Dan Abramson, head of the KCL Maths School, said:
The fact there were so many entries from across London for this competition shows that there is a real passion for maths, problem solving and communicating effectively - vital skills which stand pupils in good stead for university study and future employment.
Kerry Burnham, head of Exeter Mathematics School, said:
I am thrilled that young people in the south west have demonstrated such an interest in maths through taking part in this exciting competition. The judges were both entertained by and impressed with the level of creativity, mathematical insight and enthusiasm demonstrated by many teams.
The pupils from the schools said the competition allowed them to look at maths in a different way. Shannon, Meghan, Ollie and Katie, from Harris Academy South Norwood, said:
We are so happy that university mathematicians like our solution. We wanted our video to stand out and make it one that even people who don’t like maths as much us can enjoy. It made our maths lessons fun and we liked exploring the problem for ourselves.
Molly, Jasmine and Jasmine, from The Royal Bath High School, said:
We loved this assignment because it allowed us to be creative in the use of mathematics. Lots of maths competitions are classroom based, and written, but we were motivated by the opportunity to communicate in an artistic and imaginative way.
Notes to Editors
Universities interested in developing their own maths free school can find more information in the free school section of the DfE website
- The winning entries can be viewed online:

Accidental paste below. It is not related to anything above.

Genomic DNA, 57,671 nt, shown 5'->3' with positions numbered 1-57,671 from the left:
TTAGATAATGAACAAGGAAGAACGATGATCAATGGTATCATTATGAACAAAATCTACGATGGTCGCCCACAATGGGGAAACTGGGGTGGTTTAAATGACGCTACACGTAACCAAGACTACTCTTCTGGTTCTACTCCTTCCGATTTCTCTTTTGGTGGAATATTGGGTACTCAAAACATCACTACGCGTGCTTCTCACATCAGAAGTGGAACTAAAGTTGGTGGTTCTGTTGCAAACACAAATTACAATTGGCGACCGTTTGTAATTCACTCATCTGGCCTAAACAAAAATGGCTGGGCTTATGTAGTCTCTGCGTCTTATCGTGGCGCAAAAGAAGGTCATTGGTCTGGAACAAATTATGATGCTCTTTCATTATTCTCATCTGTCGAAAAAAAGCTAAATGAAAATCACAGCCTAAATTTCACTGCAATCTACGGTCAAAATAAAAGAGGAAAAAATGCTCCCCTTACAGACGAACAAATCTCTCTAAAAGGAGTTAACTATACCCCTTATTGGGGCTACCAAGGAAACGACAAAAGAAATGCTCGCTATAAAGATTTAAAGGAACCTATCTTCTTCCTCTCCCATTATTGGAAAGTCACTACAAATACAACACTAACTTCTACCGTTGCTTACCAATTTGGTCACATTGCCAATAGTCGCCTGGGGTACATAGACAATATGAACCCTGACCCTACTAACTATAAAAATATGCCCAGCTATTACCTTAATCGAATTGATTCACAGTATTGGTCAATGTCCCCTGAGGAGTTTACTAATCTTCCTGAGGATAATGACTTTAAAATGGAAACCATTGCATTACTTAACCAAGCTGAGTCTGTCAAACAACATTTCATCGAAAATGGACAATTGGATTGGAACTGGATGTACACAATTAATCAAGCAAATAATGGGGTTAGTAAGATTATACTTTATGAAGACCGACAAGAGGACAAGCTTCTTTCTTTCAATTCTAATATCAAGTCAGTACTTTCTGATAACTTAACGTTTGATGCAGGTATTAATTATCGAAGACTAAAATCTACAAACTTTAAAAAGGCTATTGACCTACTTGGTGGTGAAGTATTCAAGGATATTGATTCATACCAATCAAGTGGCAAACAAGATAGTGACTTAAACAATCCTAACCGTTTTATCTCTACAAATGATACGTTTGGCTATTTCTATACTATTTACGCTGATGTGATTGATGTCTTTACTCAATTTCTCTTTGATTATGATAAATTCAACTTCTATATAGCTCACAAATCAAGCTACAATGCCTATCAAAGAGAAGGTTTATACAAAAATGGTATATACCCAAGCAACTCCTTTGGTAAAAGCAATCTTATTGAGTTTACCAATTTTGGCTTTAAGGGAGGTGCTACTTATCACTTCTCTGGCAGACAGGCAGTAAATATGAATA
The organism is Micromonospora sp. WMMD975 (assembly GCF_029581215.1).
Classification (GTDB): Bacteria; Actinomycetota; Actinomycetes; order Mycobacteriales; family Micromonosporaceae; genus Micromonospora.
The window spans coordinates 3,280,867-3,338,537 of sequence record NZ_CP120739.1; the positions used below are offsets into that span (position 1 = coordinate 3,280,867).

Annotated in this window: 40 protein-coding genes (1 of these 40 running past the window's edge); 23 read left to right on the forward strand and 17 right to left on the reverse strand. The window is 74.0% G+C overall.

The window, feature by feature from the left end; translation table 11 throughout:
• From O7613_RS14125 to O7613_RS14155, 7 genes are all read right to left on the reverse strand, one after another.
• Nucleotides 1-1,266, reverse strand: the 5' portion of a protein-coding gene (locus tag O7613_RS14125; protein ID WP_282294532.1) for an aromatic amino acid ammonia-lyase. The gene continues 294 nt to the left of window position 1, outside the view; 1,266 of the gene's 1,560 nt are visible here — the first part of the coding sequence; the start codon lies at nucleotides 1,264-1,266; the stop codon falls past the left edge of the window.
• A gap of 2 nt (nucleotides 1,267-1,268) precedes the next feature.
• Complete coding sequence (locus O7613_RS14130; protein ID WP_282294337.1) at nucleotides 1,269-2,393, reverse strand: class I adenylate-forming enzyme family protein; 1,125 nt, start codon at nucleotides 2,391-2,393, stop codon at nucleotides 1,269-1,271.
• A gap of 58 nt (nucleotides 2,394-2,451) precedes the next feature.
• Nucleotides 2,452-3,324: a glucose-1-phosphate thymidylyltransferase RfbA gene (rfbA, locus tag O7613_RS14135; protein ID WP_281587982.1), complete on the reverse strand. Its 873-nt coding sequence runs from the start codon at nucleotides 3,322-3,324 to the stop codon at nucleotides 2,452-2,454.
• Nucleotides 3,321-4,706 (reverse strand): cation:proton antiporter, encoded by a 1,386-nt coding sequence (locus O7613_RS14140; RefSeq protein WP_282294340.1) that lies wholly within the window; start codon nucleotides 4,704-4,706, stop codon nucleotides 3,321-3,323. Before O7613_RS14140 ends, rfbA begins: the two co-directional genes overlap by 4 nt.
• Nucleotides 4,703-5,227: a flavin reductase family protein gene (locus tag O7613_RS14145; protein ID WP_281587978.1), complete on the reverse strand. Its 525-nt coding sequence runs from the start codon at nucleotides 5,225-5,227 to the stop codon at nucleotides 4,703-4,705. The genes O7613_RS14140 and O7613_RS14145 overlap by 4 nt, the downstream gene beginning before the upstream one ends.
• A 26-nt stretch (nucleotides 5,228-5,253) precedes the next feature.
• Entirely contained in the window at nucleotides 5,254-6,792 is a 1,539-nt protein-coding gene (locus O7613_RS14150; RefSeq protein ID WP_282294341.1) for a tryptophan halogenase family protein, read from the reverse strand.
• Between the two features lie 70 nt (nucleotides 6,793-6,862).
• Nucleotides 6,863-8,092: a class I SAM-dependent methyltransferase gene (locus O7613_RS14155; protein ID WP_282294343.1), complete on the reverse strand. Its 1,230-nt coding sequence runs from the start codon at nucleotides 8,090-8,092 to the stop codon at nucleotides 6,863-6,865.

- The Department for Education has already announced plans to boost maths education, including:
- the development of a new maths qualification (core maths) for post-16 education, boosting the number studying this key subject to age 18 - and improving young people’s numeracy skills
- overhauling the primary and secondary mathematics curriculum to be much more rigorous and in line with the best countries internationally - the new programmes of study will be out for formal consultation in due course, for first teaching from September 2014
- funding good quality mathematics professional development for primary, secondary and post-16 teachers, through the National Centre for the Excellence in the Teaching of Mathematics (NCETM)
- giving primary schools the opportunity to employ teachers who have been trained as specialist mathematics teachers; the DfE has launched a primary mathematics specialist programme, on which the first trainees start in September 2013 - primary mathematics specialist trainees with at least a grade B at A level receive an extra £2,000 bursary
- working with the Institute of Mathematics and its Applications (IMA), the London Mathematical Society (LMS) and the Royal Statistical Society (RSS) to offer around 150 scholarships, worth £20,000 each, to graduates with a 2:1 or a first-class degree wanting to train as a mathematics teacher